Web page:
Wine Bar Coquettish


Newstalgic Wine Bar Coquettish



NewstalgicWineBar Coquettish
クライアント:acrodemand Co.,Ltd.
施工:City Life Co., Ltd.





The wine bar scene in Shinjuku 3 Choume is hotly contested. Coquettish is located on the fifth floor of an old building in Shinjuku. Coquettish is a bar where one can enjoy Japanese home-style dishes and wine. Because Japanese dishes and wine is an unusual combination, the space design is also based on ambivalent planning: ‘coquettish + nostalgic’.

In order to retain the beauty of the existing building, the ceiling was left unchanged, and the walls are simply covered in mortar. We have added traditional Japanese furniture and wooden fittings.
The counter was adapted from Ranma, an openwork screen above the sliding partitions between two rooms, which is often used in traditional Japanese wooden houses. An old sword chest is used as a table beside couches. Antique picture frames surround small alcoves on the wall behind the counter.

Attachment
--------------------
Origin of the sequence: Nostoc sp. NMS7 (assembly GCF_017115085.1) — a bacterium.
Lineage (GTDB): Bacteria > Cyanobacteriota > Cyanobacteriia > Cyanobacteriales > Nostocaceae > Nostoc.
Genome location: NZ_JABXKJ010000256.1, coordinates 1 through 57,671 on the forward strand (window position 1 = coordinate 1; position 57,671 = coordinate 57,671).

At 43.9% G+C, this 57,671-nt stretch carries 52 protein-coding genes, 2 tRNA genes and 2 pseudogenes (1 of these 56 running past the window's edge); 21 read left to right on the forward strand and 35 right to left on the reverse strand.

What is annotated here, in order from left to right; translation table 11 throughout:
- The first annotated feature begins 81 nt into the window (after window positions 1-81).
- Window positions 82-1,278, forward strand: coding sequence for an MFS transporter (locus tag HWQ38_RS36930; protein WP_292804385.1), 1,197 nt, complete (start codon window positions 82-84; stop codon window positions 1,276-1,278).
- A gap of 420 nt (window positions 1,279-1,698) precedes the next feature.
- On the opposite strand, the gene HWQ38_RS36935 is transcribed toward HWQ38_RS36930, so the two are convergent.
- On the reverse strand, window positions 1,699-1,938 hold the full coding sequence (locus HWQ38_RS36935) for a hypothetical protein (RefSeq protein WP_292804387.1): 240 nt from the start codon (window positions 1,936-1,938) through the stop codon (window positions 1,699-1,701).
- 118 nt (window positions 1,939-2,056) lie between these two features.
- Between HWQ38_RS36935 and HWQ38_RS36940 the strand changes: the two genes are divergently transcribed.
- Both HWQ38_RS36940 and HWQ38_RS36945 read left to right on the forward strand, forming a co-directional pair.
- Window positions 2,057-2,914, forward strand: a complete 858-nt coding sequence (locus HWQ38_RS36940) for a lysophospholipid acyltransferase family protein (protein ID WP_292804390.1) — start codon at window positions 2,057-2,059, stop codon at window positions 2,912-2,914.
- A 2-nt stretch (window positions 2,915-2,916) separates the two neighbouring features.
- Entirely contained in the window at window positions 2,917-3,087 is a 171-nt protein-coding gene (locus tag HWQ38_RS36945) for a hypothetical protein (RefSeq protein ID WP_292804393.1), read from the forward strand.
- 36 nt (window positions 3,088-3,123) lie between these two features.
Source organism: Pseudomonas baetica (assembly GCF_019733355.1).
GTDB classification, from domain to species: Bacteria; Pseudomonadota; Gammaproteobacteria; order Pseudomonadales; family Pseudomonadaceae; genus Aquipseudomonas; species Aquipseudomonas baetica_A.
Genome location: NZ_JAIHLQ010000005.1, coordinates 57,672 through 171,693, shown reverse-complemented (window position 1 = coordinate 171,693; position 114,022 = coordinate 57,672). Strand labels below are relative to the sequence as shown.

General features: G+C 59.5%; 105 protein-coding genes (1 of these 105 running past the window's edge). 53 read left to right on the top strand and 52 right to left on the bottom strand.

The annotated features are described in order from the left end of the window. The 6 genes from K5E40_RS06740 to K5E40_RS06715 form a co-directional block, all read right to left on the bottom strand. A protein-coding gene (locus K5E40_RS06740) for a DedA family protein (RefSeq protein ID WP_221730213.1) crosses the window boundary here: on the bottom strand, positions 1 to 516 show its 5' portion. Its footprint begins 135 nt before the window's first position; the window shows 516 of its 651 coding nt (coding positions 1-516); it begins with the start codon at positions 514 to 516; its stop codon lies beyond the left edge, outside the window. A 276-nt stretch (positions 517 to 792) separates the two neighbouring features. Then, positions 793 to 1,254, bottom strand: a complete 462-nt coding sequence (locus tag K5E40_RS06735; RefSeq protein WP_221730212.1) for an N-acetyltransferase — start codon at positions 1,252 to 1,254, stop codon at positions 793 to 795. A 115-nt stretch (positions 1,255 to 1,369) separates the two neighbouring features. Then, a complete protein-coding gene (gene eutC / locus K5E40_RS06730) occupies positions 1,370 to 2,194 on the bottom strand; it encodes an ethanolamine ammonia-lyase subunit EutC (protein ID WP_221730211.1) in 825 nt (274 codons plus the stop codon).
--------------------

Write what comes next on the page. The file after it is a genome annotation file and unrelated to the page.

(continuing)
The existing space is in the shape of a flag (with a narrow corridor followed by a large square area), so by taking advantage of the character of the room afforded by this shape, we have been able to create a scenery in the interior which is dramatically different from that of the entrance.  The space is divided into three parts, and each of these parts has a different character. By considering the depth, width, material and floor height of the space, the feelings inspired in the customers will change as they move between each area. For example, the furthermost part of the space has a more intimate feeling.
When you open the entrance door, you will see the Kokeshi wooden dolls and glasses displayed like pictures behind the counter. Then you will walk through a narrow path. This allows people to feel like they are leaving behind the hustle and bustle of the city so that they are able to slip into the unique world that is created by the owner and the space.

Because of its stylish walls and ceiling with their unfinished feeling, and the warm and homely antique Japanese furniture and Kokeshi dolls, the concept of ‘ambivalence’ is strongly demonstrated, which creates and presents a unique and special atmosphere for the space.